posting videos on YouTube teaching data science and R programming. https://www.youtube.com/channel/UCj19IjFlNSmCAOwrlq-Svbg .
Anderson Ara (LEG/DEST/UFPR, Brazil).
Bio: Bachelor degree (2009) and Master degree (2011) in Statistics at Federal University of São Carlos (UFSCar). PhD in
Statistics (2016) through the Graduate Programs in Statistics (PPGEst-UFSCar) and Graduate Studies in Computer Science (PPG-CC-UFSCar). Assistant
Professor at Department of Statistics, Federal University of Paraná (DEST-UFPR). Lecturer in the Specialization in Data Science & Big Data (DSBD-UFPR),
MBA in Financial Analytics (DAAGE-UTFPR) and in Specialization in Data Science and Big Data (ECD-UFBA). Researcher at Statistics and Geoinformation
Laboratory (LEG-UFPR) and at Center for Data Integration and Knowledge for Health (CIDACS/Fiocruz). Researcher of the Graduate Program in Numerical Methods
in Engineering (PPGMNE) at UFPR and the Graduate Program in Mathematics (PGMAT) at UFBA. Main Interests: Statistical Machine Learning, Statistical
Inference and Computational Methods. Research fellow from Microsoft AI for Earth Program and from Wellcome Trust Foundation.
Short Course 4
Tahir Ekin (Texas State University, USA.).
Title: Fraud Analytics
Abstract: Fraud has been around since the early days of commerce, continuously evolving and adapting
to changing times. The fraudulent cases are seen in a wide range of domains such as finance, credit card, telecommunications,
insurance and health care. Examples include but not limited to the post COVID-19 instances in financial stimulus,
unemployment eligibility and health care procurement. For instance, in health care, overpayments are estimated to
correspond up to ten percent of total expenditures. This short course presents the use of analytical methods for
fraud assessment. Fraud data and its types will be introduced with some examples and pre-processing techniques.
Next, the course will cover the use of visualization and unsupervised methods (outlier detection, clustering,
topic models) to describe data and reveal hidden relationships. Whereas supervised methods such as
classification and regression can be used with labeled data sets for prediction purposes. These methods
will be discussed using examples from finance and health care industries.
Bio: Tahir Ekin is an associate professor of quantitative methods in McCoy College of Business, Texas State University.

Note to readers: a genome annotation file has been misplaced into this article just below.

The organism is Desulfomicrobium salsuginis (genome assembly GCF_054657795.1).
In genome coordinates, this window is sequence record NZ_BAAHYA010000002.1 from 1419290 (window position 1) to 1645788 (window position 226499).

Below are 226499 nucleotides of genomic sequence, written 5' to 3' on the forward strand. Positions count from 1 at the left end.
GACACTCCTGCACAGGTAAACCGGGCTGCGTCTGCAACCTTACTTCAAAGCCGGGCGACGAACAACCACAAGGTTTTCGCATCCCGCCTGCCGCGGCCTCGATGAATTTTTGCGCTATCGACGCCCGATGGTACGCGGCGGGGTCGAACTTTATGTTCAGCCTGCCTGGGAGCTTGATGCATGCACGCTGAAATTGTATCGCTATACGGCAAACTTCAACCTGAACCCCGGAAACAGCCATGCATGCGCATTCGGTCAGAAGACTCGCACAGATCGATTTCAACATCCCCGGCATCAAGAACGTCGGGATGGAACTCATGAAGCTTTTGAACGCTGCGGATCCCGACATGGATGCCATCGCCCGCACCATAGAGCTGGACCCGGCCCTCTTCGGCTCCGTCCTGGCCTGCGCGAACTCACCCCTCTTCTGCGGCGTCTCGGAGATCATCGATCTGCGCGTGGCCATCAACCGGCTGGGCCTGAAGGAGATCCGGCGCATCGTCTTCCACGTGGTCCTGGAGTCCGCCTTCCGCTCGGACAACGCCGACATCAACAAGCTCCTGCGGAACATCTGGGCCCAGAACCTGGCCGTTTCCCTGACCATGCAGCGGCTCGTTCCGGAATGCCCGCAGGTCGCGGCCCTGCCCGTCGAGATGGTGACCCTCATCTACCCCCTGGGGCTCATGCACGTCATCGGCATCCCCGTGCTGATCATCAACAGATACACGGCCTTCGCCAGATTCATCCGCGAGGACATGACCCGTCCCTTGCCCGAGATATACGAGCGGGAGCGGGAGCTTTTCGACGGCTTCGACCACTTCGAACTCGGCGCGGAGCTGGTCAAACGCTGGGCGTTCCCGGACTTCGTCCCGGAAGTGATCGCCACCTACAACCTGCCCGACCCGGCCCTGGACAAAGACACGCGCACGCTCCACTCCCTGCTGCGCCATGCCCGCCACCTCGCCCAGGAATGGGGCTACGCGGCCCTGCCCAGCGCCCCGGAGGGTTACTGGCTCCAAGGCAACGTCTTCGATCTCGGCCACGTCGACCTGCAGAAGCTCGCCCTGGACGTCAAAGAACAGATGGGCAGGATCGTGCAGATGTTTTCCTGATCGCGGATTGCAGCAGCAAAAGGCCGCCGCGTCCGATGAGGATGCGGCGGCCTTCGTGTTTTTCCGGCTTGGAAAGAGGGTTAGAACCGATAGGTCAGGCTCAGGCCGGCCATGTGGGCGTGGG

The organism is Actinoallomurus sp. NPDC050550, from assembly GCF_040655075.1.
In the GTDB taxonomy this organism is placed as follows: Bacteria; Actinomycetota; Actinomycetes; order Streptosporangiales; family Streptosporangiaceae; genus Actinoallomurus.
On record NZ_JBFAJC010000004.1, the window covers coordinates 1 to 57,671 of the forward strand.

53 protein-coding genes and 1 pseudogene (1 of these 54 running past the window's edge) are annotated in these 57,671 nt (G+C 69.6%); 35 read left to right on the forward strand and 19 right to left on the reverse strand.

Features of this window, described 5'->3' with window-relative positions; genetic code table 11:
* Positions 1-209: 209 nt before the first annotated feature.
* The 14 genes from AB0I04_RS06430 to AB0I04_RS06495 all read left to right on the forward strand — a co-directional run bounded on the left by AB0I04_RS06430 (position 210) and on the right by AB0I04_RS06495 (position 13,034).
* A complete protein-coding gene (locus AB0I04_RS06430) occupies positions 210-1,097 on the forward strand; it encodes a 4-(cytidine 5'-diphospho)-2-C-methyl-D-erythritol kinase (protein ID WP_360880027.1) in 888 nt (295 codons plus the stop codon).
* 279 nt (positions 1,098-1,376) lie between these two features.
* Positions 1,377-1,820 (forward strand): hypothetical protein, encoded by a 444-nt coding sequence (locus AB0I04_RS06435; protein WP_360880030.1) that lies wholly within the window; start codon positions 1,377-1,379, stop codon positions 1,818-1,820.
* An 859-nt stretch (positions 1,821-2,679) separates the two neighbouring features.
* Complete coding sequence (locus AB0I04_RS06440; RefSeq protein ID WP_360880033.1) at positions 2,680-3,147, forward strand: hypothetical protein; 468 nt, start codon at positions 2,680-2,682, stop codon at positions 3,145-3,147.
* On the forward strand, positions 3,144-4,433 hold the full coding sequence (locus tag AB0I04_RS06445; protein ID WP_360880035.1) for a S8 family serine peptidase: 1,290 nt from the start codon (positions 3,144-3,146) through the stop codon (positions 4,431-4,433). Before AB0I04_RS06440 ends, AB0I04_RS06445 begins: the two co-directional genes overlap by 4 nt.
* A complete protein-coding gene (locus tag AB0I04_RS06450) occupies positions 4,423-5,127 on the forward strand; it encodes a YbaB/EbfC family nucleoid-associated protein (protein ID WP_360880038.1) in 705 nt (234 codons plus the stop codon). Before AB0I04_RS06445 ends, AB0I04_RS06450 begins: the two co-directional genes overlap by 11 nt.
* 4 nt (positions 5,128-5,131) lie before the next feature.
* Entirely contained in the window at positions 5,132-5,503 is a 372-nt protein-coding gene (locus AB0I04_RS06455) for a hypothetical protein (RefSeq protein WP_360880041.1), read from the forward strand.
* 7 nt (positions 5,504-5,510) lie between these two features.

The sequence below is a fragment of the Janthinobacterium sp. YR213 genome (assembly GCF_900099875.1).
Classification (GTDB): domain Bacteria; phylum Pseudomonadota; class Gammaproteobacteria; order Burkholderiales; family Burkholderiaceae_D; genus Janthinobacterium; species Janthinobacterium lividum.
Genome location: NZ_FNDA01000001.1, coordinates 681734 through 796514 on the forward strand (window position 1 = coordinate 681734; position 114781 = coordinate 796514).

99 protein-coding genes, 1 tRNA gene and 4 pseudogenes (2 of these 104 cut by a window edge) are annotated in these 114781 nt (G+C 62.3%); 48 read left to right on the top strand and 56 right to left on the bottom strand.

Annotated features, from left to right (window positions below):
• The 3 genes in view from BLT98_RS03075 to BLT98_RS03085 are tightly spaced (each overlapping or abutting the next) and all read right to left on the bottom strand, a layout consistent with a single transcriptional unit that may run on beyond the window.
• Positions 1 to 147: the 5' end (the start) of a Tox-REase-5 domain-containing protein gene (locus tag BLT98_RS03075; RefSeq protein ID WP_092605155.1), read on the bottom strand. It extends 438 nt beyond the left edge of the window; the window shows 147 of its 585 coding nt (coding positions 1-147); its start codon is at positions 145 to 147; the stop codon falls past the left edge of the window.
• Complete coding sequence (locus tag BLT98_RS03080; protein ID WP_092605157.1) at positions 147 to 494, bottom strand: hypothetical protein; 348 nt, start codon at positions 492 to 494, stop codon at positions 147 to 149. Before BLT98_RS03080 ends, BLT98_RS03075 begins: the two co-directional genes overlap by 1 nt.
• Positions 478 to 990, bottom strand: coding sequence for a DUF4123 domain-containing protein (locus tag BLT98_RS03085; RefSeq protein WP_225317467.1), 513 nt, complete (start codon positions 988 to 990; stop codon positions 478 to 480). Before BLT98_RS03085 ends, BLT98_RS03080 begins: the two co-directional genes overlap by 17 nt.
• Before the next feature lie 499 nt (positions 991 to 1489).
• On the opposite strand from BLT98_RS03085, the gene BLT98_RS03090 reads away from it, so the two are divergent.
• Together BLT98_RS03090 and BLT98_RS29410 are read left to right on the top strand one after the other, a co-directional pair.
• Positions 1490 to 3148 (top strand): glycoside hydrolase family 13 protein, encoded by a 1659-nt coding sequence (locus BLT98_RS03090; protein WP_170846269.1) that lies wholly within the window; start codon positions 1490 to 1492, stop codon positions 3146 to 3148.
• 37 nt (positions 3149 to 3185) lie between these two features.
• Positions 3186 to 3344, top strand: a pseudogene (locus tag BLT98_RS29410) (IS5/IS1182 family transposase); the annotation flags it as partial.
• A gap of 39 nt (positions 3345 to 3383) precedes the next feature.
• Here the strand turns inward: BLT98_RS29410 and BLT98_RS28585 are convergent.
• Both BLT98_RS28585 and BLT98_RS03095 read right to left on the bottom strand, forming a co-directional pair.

His book Statistics and Health Care Fraud: How to Save Billions was published as part of ASA/CRC Series on Statistical Reasoning in Science
and Society. His work has been published in a variety of journals, including International Statistical Review, Applied Statistics and American
Statistician. He has given trainings on fraud analytics in workshops sponsored by European Health Care Fraud and Corruption Network,
ISI and INFORMS. Dr. Ekin is an elected member of ISI.
Short Course 5
Crysttian Paixão (Federal University of Santa Catarina, Brazil.).
Title: Preparation of textual database for analysis
Abstract: Currently, different databases are available, with relevance to social networks.
These databases consist of text messages generated by its users, with different formats and standards. Because of the lack of uniformity,
these bases depend on prior processing. Therefore, having access to the data does not guarantee that the analysis is immediate, requiring preparatory steps.
Preparation basically consists of standardizing the textual base for extracting information. In this mini course, the main text manipulation procedures
will be presented, with a brief outline about regular expressions and some analyses. (slides in English, talk in Portuguese).
Bio: Crysttian Paixão holds a Bachelor's Degree in Computer Science from the Federal University of Lavras (2006),
a Master's in Systems Engineering from the Federal University of Lavras (2008), a Ph.D. in Agricultural Statistics and Experimentation from
the Federal University of Lavras (2012) and Post-doc from the School of Applied Mathematics (EMAp) at Fundação Getulio Vargas.
He is currently Adjunct Professor A at the Federal University of Santa Catarina. He develops research projects in the areas of Statistics,
Computational Modeling and Artificial Intelligence. He is a member of the Theoretical, Applied and Computational Statistical Research Group
of the Directory of Research Groups in Brazil.